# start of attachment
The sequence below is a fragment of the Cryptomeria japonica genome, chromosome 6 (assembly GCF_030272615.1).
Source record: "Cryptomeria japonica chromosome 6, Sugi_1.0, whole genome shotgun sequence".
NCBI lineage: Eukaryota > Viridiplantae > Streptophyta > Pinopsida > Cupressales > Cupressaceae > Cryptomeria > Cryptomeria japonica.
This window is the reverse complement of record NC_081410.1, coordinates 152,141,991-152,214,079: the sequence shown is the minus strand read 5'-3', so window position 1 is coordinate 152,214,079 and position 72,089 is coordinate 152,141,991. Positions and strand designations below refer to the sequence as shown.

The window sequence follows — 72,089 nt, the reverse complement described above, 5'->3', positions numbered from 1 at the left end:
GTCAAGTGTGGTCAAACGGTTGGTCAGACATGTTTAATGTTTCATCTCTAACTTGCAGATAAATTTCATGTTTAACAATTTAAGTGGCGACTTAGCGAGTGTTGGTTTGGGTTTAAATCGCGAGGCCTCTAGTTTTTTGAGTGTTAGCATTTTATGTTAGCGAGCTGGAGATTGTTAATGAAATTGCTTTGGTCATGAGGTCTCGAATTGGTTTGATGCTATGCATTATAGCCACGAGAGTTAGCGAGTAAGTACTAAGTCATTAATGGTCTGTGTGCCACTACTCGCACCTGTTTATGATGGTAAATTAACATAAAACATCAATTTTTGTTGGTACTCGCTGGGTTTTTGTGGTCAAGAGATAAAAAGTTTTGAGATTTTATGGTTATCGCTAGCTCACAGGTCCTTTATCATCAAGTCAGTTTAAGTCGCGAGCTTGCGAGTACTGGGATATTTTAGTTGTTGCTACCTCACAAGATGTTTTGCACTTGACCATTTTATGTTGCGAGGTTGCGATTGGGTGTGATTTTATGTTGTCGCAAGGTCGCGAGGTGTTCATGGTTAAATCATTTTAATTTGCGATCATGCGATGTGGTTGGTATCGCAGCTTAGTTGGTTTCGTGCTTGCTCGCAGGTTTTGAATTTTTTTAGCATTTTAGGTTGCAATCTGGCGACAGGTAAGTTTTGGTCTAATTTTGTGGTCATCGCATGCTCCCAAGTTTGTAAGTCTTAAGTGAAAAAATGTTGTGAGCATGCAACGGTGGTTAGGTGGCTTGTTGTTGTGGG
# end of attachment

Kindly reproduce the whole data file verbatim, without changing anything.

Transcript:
The sequence below is a fragment of the Cryptomeria japonica genome, chromosome 6 (assembly GCF_030272615.1).
Source record: "Cryptomeria japonica chromosome 6, Sugi_1.0, whole genome shotgun sequence".
NCBI lineage: Eukaryota > Viridiplantae > Streptophyta > Pinopsida > Cupressales > Cupressaceae > Cryptomeria > Cryptomeria japonica.
This window is the reverse complement of record NC_081410.1, coordinates 152,141,991-152,214,079: the sequence shown is the minus strand read 5'-3', so window position 1 is coordinate 152,214,079 and position 72,089 is coordinate 152,141,991. Positions and strand designations below refer to the sequence as shown.

The window sequence follows — 72,089 nt, the reverse complement described above, 5'->3', positions numbered from 1 at the left end:
GTCAAGTGTGGTCAAACGGTTGGTCAGACATGTTTAATGTTTCATCTCTAACTTGCAGATAAATTTCATGTTTAACAATTTAAGTGGCGACTTAGCGAGTGTTGGTTTGGGTTTAAATCGCGAGGCCTCTAGTTTTTTGAGTGTTAGCATTTTATGTTAGCGAGCTGGAGATTGTTAATGAAATTGCTTTGGTCATGAGGTCTCGAATTGGTTTGATGCTATGCATTATAGCCACGAGAGTTAGCGAGTAAGTACTAAGTCATTAATGGTCTGTGTGCCACTACTCGCACCTGTTTATGATGGTAAATTAACATAAAACATCAATTTTTGTTGGTACTCGCTGGGTTTTTGTGGTCAAGAGATAAAAAGTTTTGAGATTTTATGGTTATCGCTAGCTCACAGGTCCTTTATCATCAAGTCAGTTTAAGTCGCGAGCTTGCGAGTACTGGGATATTTTAGTTGTTGCTACCTCACAAGATGTTTTGCACTTGACCATTTTATGTTGCGAGGTTGCGATTGGGTGTGATTTTATGTTGTCGCAAGGTCGCGAGGTGTTCATGGTTAAATCATTTTAATTTGCGATCATGCGATGTGGTTGGTATCGCAGCTTAGTTGGTTTCGTGCTTGCTCGCAGGTTTTGAATTTTTTTAGCATTTTAGGTTGCAATCTGGCGACAGGTAAGTTTTGGTCTAATTTTGTGGTCATCGCATGCTCCCAAGTTTGTAAGTCTTAAGTGAAAAAATGTTGTGAGCATGCAACGGTGGTTAGGTGGCTTGTTGTTGTGGG